National Geographic : 1964 Jul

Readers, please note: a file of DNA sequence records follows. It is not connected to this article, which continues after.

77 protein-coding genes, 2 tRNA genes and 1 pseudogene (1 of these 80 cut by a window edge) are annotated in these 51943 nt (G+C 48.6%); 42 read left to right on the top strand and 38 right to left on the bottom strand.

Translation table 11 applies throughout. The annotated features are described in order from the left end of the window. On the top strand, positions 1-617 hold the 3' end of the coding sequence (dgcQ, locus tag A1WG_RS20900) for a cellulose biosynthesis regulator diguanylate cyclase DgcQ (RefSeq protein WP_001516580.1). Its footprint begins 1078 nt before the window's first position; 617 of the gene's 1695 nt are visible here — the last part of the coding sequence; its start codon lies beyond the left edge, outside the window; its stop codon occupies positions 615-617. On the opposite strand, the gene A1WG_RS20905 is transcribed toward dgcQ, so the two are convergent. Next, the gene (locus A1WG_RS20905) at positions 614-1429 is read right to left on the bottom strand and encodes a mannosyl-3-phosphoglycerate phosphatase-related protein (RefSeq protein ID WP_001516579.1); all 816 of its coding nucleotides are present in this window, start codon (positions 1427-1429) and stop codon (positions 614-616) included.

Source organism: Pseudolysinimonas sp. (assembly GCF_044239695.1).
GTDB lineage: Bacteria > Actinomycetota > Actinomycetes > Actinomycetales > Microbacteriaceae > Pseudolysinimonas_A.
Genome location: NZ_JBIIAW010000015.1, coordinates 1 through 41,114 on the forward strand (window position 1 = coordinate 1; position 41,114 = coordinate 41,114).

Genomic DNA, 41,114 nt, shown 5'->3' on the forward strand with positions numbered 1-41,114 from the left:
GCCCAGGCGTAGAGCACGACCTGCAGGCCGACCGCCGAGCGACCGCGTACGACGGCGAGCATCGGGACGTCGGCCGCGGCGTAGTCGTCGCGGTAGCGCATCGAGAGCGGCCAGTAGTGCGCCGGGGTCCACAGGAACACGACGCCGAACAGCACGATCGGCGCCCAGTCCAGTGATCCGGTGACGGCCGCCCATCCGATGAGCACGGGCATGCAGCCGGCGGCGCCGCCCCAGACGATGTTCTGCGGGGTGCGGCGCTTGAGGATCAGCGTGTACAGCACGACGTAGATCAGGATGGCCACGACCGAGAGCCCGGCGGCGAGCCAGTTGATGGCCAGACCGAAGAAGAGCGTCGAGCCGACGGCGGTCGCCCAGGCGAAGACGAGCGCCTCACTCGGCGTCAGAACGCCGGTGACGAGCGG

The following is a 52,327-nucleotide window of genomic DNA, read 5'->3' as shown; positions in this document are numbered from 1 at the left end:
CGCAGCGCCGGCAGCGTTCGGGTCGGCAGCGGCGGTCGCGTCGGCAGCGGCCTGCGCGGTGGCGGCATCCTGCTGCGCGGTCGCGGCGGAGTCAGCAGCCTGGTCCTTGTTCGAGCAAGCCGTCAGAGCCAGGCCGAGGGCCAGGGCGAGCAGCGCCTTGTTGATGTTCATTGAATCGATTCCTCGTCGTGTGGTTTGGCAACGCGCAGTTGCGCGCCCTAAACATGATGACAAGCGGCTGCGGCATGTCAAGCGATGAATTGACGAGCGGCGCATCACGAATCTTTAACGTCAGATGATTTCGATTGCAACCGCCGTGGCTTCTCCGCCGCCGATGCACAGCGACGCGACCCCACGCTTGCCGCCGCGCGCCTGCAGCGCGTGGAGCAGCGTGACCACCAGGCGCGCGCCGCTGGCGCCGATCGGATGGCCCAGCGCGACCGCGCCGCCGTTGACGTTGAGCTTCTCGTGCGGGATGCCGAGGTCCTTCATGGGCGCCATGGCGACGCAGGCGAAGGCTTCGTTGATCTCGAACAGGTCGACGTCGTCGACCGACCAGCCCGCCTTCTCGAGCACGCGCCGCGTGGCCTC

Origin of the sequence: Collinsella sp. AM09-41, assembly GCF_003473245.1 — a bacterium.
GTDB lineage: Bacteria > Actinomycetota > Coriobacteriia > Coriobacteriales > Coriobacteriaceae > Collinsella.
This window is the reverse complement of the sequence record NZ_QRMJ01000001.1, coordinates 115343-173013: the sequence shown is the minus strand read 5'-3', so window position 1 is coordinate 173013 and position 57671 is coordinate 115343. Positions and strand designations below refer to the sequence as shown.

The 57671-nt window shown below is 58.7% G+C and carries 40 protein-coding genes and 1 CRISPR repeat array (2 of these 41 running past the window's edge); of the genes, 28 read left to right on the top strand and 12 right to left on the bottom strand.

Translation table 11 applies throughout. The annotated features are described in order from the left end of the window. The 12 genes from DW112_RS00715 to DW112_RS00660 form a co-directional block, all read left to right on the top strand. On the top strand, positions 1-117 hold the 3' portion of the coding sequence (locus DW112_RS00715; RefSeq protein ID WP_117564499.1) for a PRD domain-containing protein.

floated back into port, reversed, streaked out once more and back, and came to rest at last, as one fisherman put it, "only a couple hun dred yards from her mooring." I never found anyone who would swear to the story, but from the look of Kraft's that day on the beach, I could believe she had been to sea. Kodiak's story was widely reported, and offers of help poured in from the "Lower 48," as Alaskans fondly call the other mainland states. One letter came from the manufactur er of Kodiak's parking meters. The president graciously offered free replacements. "Thanks for your kind letter about the me ters," the city manager promptly wrote back. "How about a few streets and sidewalks to go with them?" Kodiak town was far from the only segment of Kodiak Island life to take the earthquake hard. Alf Madsen, a hunting guide, described the back areas. "Around the lairs where the big Kodiak bears had been hibernating," he said, "the tracks showed the animals were troubled. Usually when a bear leaves hibernation, his tracks meander, like he was still getting the sleep out of his head. This time those tracks went straight as an arrow downhill, with a lot of big leaps in between. Those bears woke up in a hurry." By an eerie coincidence, down the coast Pall of disaster funnels skyward from still-blazing fuel tanks in Seward one day after the earthquake. All dockside facilities have vanished, swept away by the tsunamis.